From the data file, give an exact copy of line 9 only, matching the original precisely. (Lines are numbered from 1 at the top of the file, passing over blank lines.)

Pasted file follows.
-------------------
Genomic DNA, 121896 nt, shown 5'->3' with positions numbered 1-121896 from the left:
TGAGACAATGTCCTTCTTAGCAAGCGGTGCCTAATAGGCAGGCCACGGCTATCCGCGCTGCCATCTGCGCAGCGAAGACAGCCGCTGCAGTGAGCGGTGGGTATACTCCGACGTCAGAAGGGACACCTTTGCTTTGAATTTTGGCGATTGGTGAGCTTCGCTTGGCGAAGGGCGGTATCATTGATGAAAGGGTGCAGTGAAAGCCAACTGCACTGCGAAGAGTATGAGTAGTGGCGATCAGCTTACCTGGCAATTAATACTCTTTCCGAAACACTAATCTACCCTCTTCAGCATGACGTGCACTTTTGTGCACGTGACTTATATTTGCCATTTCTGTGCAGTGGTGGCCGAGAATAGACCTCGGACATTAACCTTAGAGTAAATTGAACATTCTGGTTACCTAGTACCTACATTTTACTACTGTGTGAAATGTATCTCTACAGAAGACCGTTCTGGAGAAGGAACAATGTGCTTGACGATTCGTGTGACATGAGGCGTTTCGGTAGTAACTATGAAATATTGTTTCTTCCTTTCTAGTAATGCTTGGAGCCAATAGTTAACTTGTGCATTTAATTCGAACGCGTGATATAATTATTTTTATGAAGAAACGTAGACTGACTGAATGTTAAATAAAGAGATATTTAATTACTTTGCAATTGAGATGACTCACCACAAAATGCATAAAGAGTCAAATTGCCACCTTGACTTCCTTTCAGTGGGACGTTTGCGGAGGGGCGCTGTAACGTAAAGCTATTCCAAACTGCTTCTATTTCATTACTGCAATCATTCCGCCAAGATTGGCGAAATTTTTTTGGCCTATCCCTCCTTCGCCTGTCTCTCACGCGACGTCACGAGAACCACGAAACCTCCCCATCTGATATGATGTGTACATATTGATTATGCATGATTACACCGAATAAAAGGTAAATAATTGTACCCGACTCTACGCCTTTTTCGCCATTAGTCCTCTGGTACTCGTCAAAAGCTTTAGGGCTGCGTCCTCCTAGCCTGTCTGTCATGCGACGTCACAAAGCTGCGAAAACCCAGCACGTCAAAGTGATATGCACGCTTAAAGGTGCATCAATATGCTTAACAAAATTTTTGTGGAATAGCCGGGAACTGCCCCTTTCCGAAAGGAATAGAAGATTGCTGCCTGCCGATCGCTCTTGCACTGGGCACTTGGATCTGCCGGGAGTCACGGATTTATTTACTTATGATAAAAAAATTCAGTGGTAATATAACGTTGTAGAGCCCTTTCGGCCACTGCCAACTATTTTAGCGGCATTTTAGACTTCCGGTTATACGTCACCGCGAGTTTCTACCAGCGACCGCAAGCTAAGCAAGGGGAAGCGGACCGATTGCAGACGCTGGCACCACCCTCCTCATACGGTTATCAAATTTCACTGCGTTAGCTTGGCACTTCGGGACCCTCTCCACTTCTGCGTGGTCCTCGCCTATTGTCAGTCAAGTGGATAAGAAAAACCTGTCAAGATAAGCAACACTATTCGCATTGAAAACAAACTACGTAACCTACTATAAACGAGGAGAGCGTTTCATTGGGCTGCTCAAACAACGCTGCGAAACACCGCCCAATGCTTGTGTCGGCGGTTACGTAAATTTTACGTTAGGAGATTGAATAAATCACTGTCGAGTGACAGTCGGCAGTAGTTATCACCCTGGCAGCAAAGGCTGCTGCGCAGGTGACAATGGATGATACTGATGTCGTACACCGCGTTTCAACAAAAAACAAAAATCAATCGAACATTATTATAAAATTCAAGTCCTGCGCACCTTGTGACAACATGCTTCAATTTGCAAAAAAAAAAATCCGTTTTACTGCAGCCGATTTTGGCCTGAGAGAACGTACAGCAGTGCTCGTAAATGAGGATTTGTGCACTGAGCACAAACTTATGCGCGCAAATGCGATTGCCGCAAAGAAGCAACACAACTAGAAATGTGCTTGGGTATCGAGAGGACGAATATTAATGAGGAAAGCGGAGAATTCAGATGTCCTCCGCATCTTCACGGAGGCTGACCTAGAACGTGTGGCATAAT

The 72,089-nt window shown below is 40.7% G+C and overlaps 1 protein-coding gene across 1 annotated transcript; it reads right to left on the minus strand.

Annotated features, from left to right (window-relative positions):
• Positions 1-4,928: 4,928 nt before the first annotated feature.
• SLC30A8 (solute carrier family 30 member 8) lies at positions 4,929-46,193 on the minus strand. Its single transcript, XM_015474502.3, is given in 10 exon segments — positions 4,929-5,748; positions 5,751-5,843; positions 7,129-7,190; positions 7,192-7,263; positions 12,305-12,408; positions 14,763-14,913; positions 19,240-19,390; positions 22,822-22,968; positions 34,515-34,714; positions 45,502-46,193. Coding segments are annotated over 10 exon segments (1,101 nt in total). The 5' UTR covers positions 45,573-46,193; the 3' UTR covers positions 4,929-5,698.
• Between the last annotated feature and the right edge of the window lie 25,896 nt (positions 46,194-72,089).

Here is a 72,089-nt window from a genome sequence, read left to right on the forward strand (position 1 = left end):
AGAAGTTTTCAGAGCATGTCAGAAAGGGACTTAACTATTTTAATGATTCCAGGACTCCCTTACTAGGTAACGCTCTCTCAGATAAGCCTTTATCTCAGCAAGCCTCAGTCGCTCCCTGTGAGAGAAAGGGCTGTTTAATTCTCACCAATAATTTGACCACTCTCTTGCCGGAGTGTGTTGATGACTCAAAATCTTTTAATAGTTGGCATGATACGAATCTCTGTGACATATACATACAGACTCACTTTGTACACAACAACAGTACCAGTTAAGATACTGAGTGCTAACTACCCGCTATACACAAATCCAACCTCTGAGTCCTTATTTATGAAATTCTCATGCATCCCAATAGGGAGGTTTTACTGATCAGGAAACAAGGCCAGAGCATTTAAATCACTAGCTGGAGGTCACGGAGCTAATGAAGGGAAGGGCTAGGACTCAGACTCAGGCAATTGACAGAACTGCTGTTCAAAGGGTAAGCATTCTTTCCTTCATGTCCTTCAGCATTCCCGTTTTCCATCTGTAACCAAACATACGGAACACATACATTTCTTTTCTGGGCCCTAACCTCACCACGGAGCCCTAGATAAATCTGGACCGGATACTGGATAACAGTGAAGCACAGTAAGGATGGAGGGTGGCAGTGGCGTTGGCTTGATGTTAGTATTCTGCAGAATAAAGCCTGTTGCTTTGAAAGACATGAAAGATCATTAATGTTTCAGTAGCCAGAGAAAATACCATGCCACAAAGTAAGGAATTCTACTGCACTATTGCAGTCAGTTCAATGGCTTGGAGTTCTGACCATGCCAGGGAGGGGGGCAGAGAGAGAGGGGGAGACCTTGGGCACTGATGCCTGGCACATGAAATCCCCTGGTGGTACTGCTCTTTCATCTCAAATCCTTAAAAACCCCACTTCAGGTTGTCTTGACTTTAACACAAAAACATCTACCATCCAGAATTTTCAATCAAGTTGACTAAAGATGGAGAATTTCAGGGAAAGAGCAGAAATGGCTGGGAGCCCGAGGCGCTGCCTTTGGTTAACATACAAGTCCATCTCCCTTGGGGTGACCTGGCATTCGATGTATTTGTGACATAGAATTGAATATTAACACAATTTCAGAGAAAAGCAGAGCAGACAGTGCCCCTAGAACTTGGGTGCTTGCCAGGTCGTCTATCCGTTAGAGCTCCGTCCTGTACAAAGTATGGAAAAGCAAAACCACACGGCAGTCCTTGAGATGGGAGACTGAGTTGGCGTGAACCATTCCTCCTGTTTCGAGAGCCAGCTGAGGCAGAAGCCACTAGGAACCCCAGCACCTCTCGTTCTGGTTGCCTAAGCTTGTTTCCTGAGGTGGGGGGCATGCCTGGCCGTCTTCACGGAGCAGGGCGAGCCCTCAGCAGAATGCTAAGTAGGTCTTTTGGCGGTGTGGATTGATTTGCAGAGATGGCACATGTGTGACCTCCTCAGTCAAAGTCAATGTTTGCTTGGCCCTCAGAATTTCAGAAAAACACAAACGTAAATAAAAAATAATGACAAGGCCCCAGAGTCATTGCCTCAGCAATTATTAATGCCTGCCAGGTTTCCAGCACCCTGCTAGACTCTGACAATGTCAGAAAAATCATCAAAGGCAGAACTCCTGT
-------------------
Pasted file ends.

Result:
AGAAGTTTTCAGAGCATGTCAGAAAGGGACTTAACTATTTTAATGATTCCAGGACTCCCTTACTAGGTAACGCTCTCTCAGATAAGCCTTTATCTCAGCAAGCCTCAGTCGCTCCCTGTGAGAGAAAGGGCTGTTTAATTCTCACCAATAATTTGACCACTCTCTTGCCGGAGTGTGTTGATGACTCAAAATCTTTTAATAGTTGGCATGATACGAATCTCTGTGACATATACATACAGACTCACTTTGTACACAACAACAGTACCAGTTAAGATACTGAGTGCTAACTACCCGCTATACACAAATCCAACCTCTGAGTCCTTATTTATGAAATTCTCATGCATCCCAATAGGGAGGTTTTACTGATCAGGAAACAAGGCCAGAGCATTTAAATCACTAGCTGGAGGTCACGGAGCTAATGAAGGGAAGGGCTAGGACTCAGACTCAGGCAATTGACAGAACTGCTGTTCAAAGGGTAAGCATTCTTTCCTTCATGTCCTTCAGCATTCCCGTTTTCCATCTGTAACCAAACATACGGAACACATACATTTCTTTTCTGGGCCCTAACCTCACCACGGAGCCCTAGATAAATCTGGACCGGATACTGGATAACAGTGAAGCACAGTAAGGATGGAGGGTGGCAGTGGCGTTGGCTTGATGTTAGTATTCTGCAGAATAAAGCCTGTTGCTTTGAAAGACATGAAAGATCATTAATGTTTCAGTAGCCAGAGAAAATACCATGCCACAAAGTAAGGAATTCTACTGCACTATTGCAGTCAGTTCAATGGCTTGGAGTTCTGACCATGCCAGGGAGGGGGGCAGAGAGAGAGGGGGAGACCTTGGGCACTGATGCCTGGCACATGAAATCCCCTGGTGGTACTGCTCTTTCATCTCAAATCCTTAAAAACCCCACTTCAGGTTGTCTTGACTTTAACACAAAAACATCTACCATCCAGAATTTTCAATCAAGTTGACTAAAGATGGAGAATTTCAGGGAAAGAGCAGAAATGGCTGGGAGCCCGAGGCGCTGCCTTTGGTTAACATACAAGTCCATCTCCCTTGGGGTGACCTGGCATTCGATGTATTTGTGACATAGAATTGAATATTAACACAATTTCAGAGAAAAGCAGAGCAGACAGTGCCCCTAGAACTTGGGTGCTTGCCAGGTCGTCTATCCGTTAGAGCTCCGTCCTGTACAAAGTATGGAAAAGCAAAACCACACGGCAGTCCTTGAGATGGGAGACTGAGTTGGCGTGAACCATTCCTCCTGTTTCGAGAGCCAGCTGAGGCAGAAGCCACTAGGAACCCCAGCACCTCTCGTTCTGGTTGCCTAAGCTTGTTTCCTGAGGTGGGGGGCATGCCTGGCCGTCTTCACGGAGCAGGGCGAGCCCTCAGCAGAATGCTAAGTAGGTCTTTTGGCGGTGTGGATTGATTTGCAGAGATGGCACATGTGTGACCTCCTCAGTCAAAGTCAATGTTTGCTTGGCCCTCAGAATTTCAGAAAAACACAAACGTAAATAAAAAATAATGACAAGGCCCCAGAGTCATTGCCTCAGCAATTATTAATGCCTGCCAGGTTTCCAGCACCCTGCTAGACTCTGACAATGTCAGAAAAATCATCAAAGGCAGAACTCCTGT